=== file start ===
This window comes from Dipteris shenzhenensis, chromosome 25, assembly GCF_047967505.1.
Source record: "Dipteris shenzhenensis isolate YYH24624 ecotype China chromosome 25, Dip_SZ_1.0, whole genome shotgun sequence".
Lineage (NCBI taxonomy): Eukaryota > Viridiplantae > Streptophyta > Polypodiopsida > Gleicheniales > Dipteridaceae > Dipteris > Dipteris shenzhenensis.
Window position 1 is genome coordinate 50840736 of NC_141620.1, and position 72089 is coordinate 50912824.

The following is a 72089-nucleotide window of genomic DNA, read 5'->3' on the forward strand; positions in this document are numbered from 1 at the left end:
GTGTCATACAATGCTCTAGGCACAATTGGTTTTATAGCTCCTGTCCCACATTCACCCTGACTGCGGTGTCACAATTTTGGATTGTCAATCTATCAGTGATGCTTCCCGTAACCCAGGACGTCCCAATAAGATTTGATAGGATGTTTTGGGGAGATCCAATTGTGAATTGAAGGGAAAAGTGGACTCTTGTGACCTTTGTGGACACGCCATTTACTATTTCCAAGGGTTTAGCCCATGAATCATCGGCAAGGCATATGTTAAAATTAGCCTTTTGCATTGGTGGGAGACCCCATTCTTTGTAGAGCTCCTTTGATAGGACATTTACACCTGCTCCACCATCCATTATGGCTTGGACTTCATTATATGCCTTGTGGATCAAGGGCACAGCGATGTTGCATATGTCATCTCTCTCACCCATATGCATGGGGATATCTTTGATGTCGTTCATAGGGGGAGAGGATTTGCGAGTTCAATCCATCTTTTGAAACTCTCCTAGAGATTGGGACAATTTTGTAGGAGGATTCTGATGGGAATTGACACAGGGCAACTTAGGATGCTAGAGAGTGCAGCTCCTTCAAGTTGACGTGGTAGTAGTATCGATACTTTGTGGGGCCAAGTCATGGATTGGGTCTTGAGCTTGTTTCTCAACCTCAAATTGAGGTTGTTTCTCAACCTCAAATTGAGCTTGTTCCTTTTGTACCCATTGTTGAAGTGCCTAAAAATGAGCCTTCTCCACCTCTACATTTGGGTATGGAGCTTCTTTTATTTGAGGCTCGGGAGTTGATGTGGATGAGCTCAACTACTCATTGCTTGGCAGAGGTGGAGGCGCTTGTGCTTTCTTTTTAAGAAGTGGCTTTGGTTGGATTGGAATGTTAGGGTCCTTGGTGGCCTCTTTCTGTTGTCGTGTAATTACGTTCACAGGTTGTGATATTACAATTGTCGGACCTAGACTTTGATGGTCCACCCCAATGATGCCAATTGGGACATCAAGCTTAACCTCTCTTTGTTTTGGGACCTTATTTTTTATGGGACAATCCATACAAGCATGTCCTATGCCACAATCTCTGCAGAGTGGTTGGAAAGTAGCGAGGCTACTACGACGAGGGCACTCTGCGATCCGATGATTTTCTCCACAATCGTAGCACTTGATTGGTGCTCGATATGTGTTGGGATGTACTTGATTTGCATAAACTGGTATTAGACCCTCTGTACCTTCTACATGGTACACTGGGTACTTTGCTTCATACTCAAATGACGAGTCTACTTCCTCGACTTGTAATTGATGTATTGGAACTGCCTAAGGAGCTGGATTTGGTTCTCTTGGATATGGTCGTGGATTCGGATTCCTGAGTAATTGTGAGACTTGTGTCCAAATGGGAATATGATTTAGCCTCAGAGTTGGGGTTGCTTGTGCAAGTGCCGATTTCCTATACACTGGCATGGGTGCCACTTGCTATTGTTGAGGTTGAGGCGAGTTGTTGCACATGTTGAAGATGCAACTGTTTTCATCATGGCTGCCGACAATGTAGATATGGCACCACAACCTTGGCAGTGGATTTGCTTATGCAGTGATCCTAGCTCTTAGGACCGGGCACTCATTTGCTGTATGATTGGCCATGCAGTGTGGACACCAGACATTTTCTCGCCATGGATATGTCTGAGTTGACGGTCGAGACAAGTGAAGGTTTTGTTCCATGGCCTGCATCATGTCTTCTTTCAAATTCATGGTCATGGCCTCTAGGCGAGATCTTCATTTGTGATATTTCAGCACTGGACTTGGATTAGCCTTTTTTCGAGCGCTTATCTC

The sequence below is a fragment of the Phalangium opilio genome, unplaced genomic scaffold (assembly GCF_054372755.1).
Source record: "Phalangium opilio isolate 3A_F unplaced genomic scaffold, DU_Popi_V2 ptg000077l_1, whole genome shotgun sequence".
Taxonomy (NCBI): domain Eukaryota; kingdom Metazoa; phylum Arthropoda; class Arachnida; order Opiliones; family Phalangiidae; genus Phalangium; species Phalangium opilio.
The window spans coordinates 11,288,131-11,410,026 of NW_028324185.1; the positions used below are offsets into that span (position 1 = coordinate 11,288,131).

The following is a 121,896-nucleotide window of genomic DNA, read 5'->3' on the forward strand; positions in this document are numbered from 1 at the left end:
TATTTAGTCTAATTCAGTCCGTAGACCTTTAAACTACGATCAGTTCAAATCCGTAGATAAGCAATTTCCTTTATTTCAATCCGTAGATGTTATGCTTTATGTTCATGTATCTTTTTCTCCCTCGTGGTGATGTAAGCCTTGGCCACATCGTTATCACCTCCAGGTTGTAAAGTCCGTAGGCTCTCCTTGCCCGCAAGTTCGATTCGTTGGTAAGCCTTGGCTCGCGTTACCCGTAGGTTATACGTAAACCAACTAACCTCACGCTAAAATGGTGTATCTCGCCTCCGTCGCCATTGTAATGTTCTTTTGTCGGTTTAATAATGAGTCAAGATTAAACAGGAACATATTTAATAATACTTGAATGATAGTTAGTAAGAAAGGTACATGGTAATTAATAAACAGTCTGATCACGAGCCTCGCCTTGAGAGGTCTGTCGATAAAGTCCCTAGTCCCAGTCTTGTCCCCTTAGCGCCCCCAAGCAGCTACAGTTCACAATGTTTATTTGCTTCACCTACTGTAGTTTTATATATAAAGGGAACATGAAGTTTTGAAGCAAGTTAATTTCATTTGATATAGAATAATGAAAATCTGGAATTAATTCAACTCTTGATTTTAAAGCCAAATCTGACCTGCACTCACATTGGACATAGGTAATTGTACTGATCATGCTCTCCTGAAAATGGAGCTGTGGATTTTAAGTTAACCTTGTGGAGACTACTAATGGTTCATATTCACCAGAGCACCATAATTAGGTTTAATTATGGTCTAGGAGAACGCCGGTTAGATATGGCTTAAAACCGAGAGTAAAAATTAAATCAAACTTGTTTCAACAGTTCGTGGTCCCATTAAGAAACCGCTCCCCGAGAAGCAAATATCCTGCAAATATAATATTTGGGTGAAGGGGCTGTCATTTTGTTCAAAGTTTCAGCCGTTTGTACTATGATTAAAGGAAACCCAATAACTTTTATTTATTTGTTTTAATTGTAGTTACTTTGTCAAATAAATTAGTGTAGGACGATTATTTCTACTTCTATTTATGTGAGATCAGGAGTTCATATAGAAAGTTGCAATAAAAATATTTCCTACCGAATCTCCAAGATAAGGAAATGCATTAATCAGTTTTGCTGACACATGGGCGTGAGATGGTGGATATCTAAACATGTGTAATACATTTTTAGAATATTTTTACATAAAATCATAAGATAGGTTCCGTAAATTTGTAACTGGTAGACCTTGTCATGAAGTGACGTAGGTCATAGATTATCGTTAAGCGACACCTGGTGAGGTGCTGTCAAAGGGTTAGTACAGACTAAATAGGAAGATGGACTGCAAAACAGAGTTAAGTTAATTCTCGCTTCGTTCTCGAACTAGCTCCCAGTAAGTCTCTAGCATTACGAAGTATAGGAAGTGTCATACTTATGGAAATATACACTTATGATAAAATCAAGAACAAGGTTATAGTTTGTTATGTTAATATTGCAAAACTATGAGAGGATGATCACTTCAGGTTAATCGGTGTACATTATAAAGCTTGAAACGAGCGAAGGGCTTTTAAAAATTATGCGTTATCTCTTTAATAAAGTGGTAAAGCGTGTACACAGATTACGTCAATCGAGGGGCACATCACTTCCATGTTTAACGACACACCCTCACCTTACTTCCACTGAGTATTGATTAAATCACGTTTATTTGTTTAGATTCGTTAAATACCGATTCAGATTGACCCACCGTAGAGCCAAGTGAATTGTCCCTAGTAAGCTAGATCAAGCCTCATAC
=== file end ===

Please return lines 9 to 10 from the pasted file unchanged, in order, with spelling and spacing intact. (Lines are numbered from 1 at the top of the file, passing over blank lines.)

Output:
Taxonomy (NCBI): domain Eukaryota; kingdom Metazoa; phylum Arthropoda; class Arachnida; order Opiliones; family Phalangiidae; genus Phalangium; species Phalangium opilio.
The window spans coordinates 11,288,131-11,410,026 of NW_028324185.1; the positions used below are offsets into that span (position 1 = coordinate 11,288,131).